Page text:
Jenn Heinold, CEM, is show director for Access Intelligence, whose 31-year-old SATELLITE Conference and Exhibition annually brings approximately 12,000 satellite-communications professionals from dozens of countries to the Walter E. Washington Convention Center in Washington, D.C.
One of Heinold’s rules of thumb is: “Attendees will tell you what they want, if you look at the data.” In 2010, the data was telling Heinold that SATELLITE attendees wanted to access digital content while they were at the conference. During the dates of the meeting, “about 8 percent of [total website] traffic was coming from mobile devices,” Heinold said, “which meant that attendees were trying to access our website from the event floor.”
So the following year, Heinold created a mobile app for the conference, working with the Toronto-based company EventMobi. The basic app had a single sponsor and included floor plans, a schedule, and a searchable database, along with a video tour. It was used by 10 percent of attendees, which Heinold said was fine for the first year. Because the app supplied precise information about the attendees who used it to access information about the sponsor, the sponsor also was happy.
But for this year’s conference, Heinold and her team wanted to see how an app could be used to engage larger numbers of attendees. One feature offered by EventMobi – polling – seemed tailor-made. SATELLITE already was using an audienceresponse system (ARS) in a few handpicked sessions where attendees particularly valued immediate feedback from their peers, such as financial forecasting. Heinold moved the polling function from an AV-based system to the app, and the strategy worked – the number of people who downloaded the app quadrupled. Attendees liked the fact that the polling system allowed them to answer survey questions in advance at their own pace. And an unexpected bonus, Heinold said, was that the polling process ran more smoothly in the sessions.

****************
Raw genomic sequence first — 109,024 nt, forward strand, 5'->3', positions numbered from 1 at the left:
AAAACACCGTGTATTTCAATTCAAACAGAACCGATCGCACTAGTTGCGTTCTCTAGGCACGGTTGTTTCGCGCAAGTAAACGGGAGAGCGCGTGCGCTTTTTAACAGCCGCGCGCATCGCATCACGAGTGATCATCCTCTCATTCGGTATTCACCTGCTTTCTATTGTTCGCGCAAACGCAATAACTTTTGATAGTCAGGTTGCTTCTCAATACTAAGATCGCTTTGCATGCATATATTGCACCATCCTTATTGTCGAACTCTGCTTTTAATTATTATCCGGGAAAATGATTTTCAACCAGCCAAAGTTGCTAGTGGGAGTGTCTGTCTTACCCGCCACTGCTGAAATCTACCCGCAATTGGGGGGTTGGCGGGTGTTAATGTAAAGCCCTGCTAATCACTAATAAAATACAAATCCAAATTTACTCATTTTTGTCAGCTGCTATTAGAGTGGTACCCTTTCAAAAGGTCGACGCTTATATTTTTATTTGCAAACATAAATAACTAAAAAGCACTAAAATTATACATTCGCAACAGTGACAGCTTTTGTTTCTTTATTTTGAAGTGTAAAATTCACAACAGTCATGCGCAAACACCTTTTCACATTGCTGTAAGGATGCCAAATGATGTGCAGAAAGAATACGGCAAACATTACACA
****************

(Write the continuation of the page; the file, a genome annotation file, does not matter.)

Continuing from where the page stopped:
The app also expanded SATELLITE’s sponsorship opportunities. Instead of offering an exclusive sponsorship for the app, Heinold created new packages that included sponsoring Wi-Fi in the session room where the polling was taking place, as well as sponsoring the app feature itself. Ensuring that Wi-Fi was robust, Heinold said, was key to making sure that the Internet-based app would function well.
The package benefited everyone. Attendees “definitely appreciated the Wi-Fi – and that made the sponsor happy,” Heinold said. Equipment costs went down, because SATELLITE didn’t have a “per-clicker” rental fee for an ARS. And not only did sponsors cover the full cost of the enhanced Wi-Fi, SATELLITE 2012 made a small profit.
For SATELLITE 2013, one sponsor has signed on to be the official Wi-Fi provider for the whole show. The mobile app sponsorship has also sold out.
And Heinold has more plans for keeping the app-user trend line moving up. For 2013, she said, “we’re thinking of equipping volunteers with iPads to act as ‘app ambassadors’” – to show attendees how they can fully use its features.
A mobile event app not only can enhance the attendee experience, “it will also open a world of revenue opportunities to you,” EventMobi President and CEO Bob Vaez writes in a blog post about sponsorships: “Post-event, you should receive a full analytics report from your mobile event app vendor telling you which exhibitor pages received the most views, how many page views each company received, the number of unique visitors for each of them, and other valuable information that may even be attendee-specific, depending on the design of the app. Analytics help you prepare for your next event, and help your sponsors devise new marketing strategies.” Read Vaez’s full post at convn.org/eventmobi-tips.
EventMobi has created an e-book about how mobile apps can create sponsorship revenue, available for download at convn.org/app-ebook.